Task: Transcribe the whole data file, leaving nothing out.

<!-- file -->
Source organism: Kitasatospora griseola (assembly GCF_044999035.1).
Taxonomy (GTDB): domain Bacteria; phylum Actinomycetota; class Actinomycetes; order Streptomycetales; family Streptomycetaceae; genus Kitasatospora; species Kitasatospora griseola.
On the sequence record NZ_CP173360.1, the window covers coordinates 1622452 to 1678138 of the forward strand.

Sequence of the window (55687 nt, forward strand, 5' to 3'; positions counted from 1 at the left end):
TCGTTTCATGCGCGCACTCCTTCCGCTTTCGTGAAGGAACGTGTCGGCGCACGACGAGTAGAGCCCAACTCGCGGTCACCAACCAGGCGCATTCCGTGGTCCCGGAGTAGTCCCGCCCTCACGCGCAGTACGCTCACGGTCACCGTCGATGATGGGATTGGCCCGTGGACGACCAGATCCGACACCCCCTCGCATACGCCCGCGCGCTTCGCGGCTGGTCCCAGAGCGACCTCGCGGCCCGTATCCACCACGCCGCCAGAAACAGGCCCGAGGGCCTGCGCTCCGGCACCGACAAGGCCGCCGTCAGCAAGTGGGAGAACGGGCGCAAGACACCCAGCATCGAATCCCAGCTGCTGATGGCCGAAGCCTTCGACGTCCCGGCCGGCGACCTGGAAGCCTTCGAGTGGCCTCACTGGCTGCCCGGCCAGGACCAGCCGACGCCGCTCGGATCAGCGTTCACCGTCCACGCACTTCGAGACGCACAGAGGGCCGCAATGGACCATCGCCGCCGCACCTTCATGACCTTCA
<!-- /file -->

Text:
Source organism: Kitasatospora griseola (assembly GCF_044999035.1).
Taxonomy (GTDB): domain Bacteria; phylum Actinomycetota; class Actinomycetes; order Streptomycetales; family Streptomycetaceae; genus Kitasatospora; species Kitasatospora griseola.
On the sequence record NZ_CP173360.1, the window covers coordinates 1622452 to 1678138 of the forward strand.

Sequence of the window (55687 nt, forward strand, 5' to 3'; positions counted from 1 at the left end):
TCGTTTCATGCGCGCACTCCTTCCGCTTTCGTGAAGGAACGTGTCGGCGCACGACGAGTAGAGCCCAACTCGCGGTCACCAACCAGGCGCATTCCGTGGTCCCGGAGTAGTCCCGCCCTCACGCGCAGTACGCTCACGGTCACCGTCGATGATGGGATTGGCCCGTGGACGACCAGATCCGACACCCCCTCGCATACGCCCGCGCGCTTCGCGGCTGGTCCCAGAGCGACCTCGCGGCCCGTATCCACCACGCCGCCAGAAACAGGCCCGAGGGCCTGCGCTCCGGCACCGACAAGGCCGCCGTCAGCAAGTGGGAGAACGGGCGCAAGACACCCAGCATCGAATCCCAGCTGCTGATGGCCGAAGCCTTCGACGTCCCGGCCGGCGACCTGGAAGCCTTCGAGTGGCCTCACTGGCTGCCCGGCCAGGACCAGCCGACGCCGCTCGGATCAGCGTTCACCGTCCACGCACTTCGAGACGCACAGAGGGCCGCAATGGACCATCGCCGCCGCACCTTCATGACCTTCA